To control the presentation of the grid, use the ``size`` and ``ratio`` arguments. These control the size of the full figure (which is always square) and the ratio of the joint axes height to the marginal axes height:

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g = sns.JointGrid("total_bill", "tip", tips, size=4, ratio=30)
color = "#228833"
g.plot_marginals(sns.rugplot, color=color, alpha=.7, lw=1)
g.plot_joint(plt.scatter, color=color, alpha=.7, marker=".");
The ``space`` keyword argument controls the amount of padding between the axes with the joint plot and the two marginal axes:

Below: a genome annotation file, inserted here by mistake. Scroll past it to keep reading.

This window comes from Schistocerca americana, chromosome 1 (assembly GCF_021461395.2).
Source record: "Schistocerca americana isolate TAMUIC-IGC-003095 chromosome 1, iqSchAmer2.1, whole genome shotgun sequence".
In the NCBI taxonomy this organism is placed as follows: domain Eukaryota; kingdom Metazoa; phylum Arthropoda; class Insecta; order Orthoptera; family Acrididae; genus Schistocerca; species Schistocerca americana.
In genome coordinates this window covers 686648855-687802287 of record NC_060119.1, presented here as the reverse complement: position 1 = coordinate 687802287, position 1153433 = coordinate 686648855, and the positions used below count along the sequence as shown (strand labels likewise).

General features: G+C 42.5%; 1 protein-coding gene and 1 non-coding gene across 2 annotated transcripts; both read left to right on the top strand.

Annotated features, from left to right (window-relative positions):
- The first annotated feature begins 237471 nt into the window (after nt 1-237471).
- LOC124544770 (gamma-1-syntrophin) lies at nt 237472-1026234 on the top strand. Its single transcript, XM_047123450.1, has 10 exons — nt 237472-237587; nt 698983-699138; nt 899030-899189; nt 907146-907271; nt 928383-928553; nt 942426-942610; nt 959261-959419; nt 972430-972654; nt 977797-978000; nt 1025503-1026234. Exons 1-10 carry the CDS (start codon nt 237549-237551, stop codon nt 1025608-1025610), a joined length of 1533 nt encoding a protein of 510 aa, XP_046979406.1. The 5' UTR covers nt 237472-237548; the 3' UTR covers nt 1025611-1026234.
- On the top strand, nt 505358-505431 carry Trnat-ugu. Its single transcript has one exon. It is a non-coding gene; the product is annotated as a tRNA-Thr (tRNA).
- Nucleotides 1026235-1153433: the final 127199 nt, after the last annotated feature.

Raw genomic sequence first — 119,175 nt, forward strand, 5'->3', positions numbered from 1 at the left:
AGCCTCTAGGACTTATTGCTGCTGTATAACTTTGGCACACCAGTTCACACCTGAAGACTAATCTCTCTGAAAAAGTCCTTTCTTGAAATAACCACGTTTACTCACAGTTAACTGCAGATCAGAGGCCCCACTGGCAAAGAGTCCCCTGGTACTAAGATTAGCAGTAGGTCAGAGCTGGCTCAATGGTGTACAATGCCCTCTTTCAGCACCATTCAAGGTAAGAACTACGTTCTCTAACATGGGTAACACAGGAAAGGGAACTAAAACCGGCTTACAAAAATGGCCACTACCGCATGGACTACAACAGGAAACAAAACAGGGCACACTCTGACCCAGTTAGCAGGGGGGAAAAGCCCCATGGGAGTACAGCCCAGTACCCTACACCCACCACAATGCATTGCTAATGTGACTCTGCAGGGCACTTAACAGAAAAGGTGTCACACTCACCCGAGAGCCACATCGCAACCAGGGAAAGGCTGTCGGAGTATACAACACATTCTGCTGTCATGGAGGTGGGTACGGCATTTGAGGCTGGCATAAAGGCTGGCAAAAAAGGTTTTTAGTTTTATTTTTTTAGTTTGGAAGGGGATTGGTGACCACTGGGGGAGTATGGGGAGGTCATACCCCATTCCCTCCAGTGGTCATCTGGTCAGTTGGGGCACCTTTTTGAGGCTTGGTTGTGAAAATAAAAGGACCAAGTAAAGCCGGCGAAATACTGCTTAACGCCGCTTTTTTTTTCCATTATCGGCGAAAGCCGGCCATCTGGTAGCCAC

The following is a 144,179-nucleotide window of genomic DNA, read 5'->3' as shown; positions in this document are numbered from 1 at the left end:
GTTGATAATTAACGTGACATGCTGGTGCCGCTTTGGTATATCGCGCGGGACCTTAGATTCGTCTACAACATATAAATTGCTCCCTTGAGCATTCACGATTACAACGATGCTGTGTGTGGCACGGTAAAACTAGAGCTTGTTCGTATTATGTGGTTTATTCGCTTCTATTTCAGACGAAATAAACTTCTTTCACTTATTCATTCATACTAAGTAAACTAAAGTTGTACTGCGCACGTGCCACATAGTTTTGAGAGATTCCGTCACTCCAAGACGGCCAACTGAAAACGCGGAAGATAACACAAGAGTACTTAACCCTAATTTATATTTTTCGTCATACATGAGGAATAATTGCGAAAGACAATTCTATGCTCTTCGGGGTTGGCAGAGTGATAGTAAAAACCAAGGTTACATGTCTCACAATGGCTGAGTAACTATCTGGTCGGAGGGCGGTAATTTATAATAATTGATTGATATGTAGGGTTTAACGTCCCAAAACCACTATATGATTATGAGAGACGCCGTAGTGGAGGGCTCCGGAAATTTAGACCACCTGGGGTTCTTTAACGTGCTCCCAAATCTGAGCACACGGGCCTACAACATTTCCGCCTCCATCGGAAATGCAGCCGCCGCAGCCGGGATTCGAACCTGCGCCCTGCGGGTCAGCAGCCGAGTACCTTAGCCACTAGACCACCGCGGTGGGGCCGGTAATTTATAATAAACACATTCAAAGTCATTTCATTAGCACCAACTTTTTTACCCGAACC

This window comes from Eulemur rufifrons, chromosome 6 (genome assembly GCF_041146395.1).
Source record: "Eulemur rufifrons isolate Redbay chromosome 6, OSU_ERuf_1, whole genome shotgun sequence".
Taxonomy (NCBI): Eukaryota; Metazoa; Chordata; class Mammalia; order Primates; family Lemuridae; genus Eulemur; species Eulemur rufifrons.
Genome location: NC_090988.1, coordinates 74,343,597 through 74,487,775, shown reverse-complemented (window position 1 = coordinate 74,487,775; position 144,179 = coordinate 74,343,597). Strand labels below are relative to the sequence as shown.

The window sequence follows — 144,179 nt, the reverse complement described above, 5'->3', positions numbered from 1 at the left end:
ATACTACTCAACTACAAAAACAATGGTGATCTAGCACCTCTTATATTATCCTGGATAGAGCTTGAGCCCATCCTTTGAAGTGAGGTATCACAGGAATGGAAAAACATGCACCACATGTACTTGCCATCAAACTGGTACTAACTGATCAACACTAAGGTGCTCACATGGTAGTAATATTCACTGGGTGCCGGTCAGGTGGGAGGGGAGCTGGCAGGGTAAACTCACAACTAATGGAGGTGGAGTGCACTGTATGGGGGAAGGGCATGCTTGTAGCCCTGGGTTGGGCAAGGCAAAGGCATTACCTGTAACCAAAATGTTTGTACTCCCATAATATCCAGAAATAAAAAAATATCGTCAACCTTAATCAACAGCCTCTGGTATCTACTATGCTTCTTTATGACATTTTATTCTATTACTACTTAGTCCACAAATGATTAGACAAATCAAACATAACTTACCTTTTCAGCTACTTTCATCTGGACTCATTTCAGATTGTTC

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g = sns.JointGrid("total_bill", "tip", tips, space=0)
g.plot_marginals(sns.kdeplot, shade=True)
g.plot_joint(sns.kdeplot, shade=True, cmap="PuBu", n_levels=40);
The :func:`jointplot` function can draw a nice-looking plot with a single line of code:

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sns.jointplot("total_bill", "tip", tips);
It can draw several different kinds of plots, with good defaults chosen for each:

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sns.jointplot("total_bill", "tip", tips, kind="hex", color="#8855AA");
In many cases, :func:`jointplot` should be sufficient for exploratory graphics, but it may easier to use :class:`JointGrid` directly when you need more flexibility than is offered by the canned styles of :func:`jointplot`.